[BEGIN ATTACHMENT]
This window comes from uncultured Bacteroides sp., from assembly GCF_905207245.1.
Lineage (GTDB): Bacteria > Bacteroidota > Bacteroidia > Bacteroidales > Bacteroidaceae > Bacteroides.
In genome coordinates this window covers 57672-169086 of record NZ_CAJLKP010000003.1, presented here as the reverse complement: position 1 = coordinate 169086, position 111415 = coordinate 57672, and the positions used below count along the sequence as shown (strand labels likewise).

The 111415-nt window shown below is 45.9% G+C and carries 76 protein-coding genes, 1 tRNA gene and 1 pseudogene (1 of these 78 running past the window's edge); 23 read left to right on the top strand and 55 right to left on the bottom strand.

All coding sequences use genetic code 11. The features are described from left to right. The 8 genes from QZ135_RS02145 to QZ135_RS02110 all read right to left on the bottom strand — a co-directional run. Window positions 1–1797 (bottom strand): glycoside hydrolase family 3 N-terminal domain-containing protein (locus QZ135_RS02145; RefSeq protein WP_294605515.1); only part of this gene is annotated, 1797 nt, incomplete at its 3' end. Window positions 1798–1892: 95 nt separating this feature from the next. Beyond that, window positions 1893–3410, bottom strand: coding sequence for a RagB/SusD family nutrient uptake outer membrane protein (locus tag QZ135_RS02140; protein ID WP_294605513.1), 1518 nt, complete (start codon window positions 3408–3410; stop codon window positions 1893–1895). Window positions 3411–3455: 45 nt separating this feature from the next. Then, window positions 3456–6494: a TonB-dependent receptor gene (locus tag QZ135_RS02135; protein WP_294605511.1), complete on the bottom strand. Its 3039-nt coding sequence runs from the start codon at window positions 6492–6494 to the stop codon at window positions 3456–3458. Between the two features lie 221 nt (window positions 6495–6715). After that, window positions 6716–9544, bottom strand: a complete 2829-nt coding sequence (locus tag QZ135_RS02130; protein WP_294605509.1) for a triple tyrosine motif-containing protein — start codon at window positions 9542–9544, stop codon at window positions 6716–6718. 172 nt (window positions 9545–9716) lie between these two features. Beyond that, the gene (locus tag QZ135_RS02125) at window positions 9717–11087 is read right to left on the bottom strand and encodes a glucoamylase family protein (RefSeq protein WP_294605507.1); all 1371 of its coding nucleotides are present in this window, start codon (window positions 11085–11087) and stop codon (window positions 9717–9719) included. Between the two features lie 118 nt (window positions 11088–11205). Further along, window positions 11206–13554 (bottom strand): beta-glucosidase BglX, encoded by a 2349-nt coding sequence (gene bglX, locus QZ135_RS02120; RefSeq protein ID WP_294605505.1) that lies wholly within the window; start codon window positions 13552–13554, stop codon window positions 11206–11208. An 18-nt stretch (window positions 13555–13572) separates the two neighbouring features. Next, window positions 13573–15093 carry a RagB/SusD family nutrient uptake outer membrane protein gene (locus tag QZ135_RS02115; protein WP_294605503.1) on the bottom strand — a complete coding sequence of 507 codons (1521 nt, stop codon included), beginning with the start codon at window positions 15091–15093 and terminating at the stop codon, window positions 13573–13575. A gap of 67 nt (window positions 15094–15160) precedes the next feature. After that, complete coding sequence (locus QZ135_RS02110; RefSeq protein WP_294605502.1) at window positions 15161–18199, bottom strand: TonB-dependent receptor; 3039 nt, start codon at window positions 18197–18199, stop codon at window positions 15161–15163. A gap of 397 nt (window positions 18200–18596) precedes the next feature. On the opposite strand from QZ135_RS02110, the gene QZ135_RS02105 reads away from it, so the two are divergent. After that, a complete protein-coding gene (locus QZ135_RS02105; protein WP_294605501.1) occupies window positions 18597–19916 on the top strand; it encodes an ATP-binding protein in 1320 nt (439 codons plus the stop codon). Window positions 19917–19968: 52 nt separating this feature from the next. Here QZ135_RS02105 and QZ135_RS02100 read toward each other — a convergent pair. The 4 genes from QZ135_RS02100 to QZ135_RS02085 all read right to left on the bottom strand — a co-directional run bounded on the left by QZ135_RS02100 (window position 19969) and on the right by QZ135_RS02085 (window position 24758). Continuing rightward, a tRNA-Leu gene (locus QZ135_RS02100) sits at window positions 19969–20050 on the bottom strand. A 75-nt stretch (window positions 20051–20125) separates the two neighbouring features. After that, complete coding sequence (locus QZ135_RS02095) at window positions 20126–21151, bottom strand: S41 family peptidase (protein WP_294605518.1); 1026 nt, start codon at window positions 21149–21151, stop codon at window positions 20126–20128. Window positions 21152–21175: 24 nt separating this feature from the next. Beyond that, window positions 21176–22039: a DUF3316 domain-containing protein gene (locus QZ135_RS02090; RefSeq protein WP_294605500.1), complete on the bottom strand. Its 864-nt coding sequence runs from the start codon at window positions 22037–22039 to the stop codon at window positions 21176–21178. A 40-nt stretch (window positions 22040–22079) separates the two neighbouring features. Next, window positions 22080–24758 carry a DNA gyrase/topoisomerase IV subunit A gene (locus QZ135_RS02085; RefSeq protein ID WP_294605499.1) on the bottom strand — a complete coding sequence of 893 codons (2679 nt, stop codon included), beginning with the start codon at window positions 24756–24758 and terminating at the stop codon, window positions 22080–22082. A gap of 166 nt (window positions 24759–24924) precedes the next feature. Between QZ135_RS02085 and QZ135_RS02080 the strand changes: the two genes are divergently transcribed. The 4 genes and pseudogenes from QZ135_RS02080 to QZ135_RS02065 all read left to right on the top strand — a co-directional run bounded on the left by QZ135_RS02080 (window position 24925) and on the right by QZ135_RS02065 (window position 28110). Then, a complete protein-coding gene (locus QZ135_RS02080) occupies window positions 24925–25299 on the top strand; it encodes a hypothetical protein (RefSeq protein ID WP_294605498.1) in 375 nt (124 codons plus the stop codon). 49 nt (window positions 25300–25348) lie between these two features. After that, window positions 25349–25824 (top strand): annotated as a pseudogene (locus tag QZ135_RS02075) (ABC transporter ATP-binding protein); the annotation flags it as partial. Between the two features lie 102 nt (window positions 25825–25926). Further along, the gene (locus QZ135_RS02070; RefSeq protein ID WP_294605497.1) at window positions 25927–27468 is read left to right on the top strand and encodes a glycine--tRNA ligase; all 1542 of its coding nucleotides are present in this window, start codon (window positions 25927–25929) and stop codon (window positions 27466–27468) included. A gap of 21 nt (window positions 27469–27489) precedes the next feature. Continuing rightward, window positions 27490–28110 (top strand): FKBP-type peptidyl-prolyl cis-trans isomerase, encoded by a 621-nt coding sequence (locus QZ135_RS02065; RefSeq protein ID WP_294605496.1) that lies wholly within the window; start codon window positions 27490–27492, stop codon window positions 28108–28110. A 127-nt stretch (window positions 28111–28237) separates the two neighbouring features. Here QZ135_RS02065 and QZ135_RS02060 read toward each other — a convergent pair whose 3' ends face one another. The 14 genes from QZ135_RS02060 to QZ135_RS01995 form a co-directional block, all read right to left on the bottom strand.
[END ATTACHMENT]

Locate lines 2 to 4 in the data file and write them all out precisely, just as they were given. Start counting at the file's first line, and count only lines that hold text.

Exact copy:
Lineage (GTDB): Bacteria > Bacteroidota > Bacteroidia > Bacteroidales > Bacteroidaceae > Bacteroides.
In genome coordinates this window covers 57672-169086 of record NZ_CAJLKP010000003.1, presented here as the reverse complement: position 1 = coordinate 169086, position 111415 = coordinate 57672, and the positions used below count along the sequence as shown (strand labels likewise).

The 111415-nt window shown below is 45.9% G+C and carries 76 protein-coding genes, 1 tRNA gene and 1 pseudogene (1 of these 78 running past the window's edge); 23 read left to right on the top strand and 55 right to left on the bottom strand.